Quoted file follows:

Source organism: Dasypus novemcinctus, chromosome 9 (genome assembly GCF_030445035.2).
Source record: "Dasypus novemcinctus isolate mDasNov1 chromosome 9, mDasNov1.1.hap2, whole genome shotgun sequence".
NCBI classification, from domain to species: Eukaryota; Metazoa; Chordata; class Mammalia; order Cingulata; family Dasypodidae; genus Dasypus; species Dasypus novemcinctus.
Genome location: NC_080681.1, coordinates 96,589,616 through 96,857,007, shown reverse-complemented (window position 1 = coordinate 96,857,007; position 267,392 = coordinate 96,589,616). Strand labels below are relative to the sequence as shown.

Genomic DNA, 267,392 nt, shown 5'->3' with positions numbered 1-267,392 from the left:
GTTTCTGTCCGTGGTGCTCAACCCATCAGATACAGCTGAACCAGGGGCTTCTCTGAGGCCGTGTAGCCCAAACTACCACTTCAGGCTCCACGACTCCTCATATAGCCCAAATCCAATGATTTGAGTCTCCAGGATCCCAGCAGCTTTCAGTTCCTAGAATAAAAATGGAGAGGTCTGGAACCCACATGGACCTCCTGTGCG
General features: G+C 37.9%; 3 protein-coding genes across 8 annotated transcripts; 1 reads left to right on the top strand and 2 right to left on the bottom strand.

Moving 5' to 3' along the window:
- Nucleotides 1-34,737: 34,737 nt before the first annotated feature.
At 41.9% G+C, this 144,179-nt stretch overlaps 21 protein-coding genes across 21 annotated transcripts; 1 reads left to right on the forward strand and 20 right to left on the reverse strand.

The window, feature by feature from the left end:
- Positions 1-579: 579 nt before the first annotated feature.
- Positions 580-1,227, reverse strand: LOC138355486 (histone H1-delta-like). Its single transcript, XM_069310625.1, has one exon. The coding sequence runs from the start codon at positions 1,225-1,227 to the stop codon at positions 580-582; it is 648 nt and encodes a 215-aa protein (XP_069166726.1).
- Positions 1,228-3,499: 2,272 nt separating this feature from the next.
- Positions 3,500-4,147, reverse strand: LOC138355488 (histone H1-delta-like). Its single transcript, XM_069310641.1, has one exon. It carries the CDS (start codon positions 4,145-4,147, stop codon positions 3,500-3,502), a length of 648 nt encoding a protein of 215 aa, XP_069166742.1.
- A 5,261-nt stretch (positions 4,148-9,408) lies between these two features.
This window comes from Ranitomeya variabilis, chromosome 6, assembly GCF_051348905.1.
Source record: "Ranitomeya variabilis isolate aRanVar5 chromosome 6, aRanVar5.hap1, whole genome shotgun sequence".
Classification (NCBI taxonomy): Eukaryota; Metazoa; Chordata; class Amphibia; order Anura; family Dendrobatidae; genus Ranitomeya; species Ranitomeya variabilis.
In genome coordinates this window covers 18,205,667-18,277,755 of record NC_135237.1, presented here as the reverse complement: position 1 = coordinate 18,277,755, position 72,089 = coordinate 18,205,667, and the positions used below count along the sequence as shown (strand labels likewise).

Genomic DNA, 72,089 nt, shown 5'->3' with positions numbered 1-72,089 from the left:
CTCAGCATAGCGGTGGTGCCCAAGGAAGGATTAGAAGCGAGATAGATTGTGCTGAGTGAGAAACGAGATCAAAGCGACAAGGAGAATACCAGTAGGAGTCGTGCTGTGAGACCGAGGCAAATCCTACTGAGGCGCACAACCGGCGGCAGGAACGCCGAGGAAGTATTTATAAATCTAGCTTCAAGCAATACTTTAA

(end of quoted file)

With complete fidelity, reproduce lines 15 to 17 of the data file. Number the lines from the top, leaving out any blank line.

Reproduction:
- Positions 3,500-4,147, reverse strand: LOC138355488 (histone H1-delta-like). Its single transcript, XM_069310641.1, has one exon. It carries the CDS (start codon positions 4,145-4,147, stop codon positions 3,500-3,502), a length of 648 nt encoding a protein of 215 aa, XP_069166742.1.
- A 5,261-nt stretch (positions 4,148-9,408) lies between these two features.
This window comes from Ranitomeya variabilis, chromosome 6, assembly GCF_051348905.1.